4.4 Calculation of Fuel Consumption [24]
Lift Force in N
Percentage fuel reduction = 3/5[percentage total drag reduction]
4.6 Lift Force
Fig.17: Lift Coefficient Vs Speed
40
30
20
Speed in m/s
10
Model 2
Model 1
Kmph
Speed in m/s
Model 1
Model 2
Model 3
85
23.61
178.97
23.28
238.23
100
27.78
254.34
47.84
749.12
115
31.94
405.63
234.89
1251.7
Table 8: Lift Force at Various Speed
Lift Force Vs Speed
Model 3
Model 1
Model 2
0
40
30
20
Speed in m/s
10
1400
1200
1000
800
600
400
200
0
Table 6: Fuel saving in (%)
Mod els
Speed(k mph)
Drag coefficient(Cd)
Cd reduction(%) from baseline
Fuel saving
(%)
Mod el1 1
85
0.525
—
—
100
0.533
—
—
115
0.557
—
—
Mod el 2
85
0.328
38
22.8
100
0.338
37
22.2
115
0.377
32
19.2
Mod el 3
85
0.418
20
12
100
0.452
15
9
115
0.476
14.5
8.7
Fig.18: Lift Force Vs Speed
Table 8 shows the values of lift forces are negative, this indicates the lift forces are downward lift and which is very useful to improve the vehicles road holding capacity and reduce steering instability of the bus. But, even though there are adequate reductions of drag coefficient, drag forces and power while using Model 2, its downward lift force is very less compared to Model 1 and Model 3. This needs to modify the under body profile (shape) and add additional downward force improvement methods like, under body dam, negative rear spoiler, etc. Figure 18 shows the comparison of lift force acting on the base line model and the new designs at differentvehicle speeds. Clear increase in the lift force is visible in Model 3. Therefore, an additional underbody designs (mentioned above) are required for Model 1 and especially in Model 2. The lift force is reduced from 178.976 N to23.282 N at 85 kmph in Model 2(Table 14). Which is 87% reduction of lift force and the lift force is increased from 178.976 N to 238.234 N in Model 3. This is an improvement of 33%.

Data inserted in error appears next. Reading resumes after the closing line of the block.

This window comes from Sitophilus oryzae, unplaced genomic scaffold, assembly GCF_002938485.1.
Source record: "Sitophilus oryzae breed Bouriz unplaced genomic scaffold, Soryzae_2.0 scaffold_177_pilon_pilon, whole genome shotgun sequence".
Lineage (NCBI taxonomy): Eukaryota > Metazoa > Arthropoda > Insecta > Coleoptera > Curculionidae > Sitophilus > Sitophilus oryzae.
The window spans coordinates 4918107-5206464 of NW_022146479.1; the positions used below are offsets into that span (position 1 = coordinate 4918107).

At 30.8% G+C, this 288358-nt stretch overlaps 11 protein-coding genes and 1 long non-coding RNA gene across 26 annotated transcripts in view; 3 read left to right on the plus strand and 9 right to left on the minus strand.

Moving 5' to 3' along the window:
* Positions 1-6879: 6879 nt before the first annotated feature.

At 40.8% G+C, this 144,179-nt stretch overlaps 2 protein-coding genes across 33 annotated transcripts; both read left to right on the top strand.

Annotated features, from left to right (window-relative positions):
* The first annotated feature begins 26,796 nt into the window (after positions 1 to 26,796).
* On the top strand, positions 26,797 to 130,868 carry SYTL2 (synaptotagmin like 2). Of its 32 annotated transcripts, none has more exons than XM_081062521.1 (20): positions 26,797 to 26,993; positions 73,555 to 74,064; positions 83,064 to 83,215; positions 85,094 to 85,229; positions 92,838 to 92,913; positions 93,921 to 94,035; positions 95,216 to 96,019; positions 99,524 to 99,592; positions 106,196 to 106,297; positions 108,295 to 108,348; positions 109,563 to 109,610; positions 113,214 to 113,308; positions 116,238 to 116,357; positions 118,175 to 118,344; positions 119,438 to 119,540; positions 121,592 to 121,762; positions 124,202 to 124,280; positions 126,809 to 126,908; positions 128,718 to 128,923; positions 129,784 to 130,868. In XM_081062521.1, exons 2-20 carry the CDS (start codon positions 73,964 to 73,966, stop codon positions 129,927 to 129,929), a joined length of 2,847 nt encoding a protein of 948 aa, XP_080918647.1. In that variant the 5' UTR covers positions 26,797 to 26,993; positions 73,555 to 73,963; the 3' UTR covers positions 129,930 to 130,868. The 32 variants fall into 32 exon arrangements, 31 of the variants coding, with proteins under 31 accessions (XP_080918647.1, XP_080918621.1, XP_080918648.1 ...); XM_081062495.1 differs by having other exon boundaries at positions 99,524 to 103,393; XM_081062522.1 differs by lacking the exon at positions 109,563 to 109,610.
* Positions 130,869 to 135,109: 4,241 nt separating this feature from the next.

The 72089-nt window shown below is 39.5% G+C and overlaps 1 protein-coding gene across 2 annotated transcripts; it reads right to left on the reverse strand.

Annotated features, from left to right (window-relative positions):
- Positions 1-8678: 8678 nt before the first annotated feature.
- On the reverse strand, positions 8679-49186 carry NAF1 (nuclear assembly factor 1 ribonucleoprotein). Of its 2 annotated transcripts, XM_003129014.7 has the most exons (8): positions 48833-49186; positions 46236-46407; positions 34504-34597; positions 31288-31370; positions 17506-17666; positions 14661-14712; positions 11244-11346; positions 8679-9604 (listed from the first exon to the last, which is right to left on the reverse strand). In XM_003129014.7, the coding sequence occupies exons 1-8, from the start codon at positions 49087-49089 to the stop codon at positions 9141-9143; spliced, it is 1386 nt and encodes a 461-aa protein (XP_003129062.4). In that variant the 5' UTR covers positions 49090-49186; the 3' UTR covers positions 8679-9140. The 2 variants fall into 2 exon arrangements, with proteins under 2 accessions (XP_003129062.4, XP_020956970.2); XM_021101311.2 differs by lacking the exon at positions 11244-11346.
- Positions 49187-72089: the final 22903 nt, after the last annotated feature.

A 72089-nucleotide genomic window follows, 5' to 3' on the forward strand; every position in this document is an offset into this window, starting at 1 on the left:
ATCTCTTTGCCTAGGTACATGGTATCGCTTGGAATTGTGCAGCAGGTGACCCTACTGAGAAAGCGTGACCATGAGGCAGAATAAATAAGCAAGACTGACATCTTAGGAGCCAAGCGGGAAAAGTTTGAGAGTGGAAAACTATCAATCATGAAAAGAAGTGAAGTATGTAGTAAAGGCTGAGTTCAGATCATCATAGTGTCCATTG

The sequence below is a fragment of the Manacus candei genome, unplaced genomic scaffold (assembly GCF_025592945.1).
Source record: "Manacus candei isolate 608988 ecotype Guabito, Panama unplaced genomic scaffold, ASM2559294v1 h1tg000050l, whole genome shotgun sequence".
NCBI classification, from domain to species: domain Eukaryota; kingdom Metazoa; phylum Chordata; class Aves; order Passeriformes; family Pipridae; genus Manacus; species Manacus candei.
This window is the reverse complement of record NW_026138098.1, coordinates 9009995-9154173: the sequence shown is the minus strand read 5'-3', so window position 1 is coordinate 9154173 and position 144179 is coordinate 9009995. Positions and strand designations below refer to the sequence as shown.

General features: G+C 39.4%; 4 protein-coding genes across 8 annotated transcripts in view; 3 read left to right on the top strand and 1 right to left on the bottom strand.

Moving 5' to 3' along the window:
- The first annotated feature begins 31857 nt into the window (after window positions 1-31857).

CONCLUSION
In the process of redesigning, exterior styling with improved aerodynamics of existing cross country bus (Yutong bus) plying on Ethiopian roads, a detailed computational analysis has been done. This computational analysis shows that there is possibility of improving the aerodynamic performance of bus by modifications in exterior design of bus body. These modifications are helpful in reducing the coefficient of drag which affects the fuel consumption. A three dimensional flow analysis has been performed on the models at various speeds to predict the airflow characteristics around bus. The results provide the flow pattern and associated drag of the bus body.
The three buses body has been modeled for performing numerical analysis using CFD software. The Bus No.1 is the existing model, Bus No.2 is the existing model with the
front and rear end modified, and Bus No.3 is the existing bus with modification at front end and partially rear end. The three models have been separately tested for optimizing how each modification is contributing towards the drag force.
Velocities given to the fluent analysis are 85 kmph, 100 kmph, and 115 kmph. It was found that the least drag force was acting on Bus No.2. Bus No.3 gave an intermediate result as expected. The percentage reduction in drag force of Bus No.2 from Bus No.1 is found to be 39.4%. The average drag coefficient of the baseline model is 0.54, model 2 is
0.35 and model 3 I got is 0.45. By these modifications the coefficient of drag is reduced by model 2 and model 3 are approximately 35.7% and 16.7% respectively. Fuel consumption of about 22.8% can be reduced from 85 kmph to 115 kmph. This improvement in fuel efficiency will have a high impact on the reduction of annual fuel consumption. Hence the aim has been achieved.
REFERENCES

Ahmad Kamal Matamin, "Aerodynamic Study of a Coach Using Computational Fluid Dynamic (CFD) Technique", August 2006

Ahmad Kamal Matamin, "Aerodynamic Study of a Coach Using Computational Fluid Dynamic (CFD) Technique", August 2006

A. Huminic and G Huminic. Numerical Flow Simulation for a Generic Vehicle Body on Wheels with Variable Underbody Diffuser. SAE Technical Paper 2012010172,2012, 2012.

AIS 052 – (2008), Automotive industry standards code of practicefor bus body design and approval (First Revision), The automotive research association of India on behalf of automotive industry standards committee.

D Bitchtas. Aerodynamic evaluation of hgv trailer upper surface curvature. Masters thesis, Cranfield University, 2012.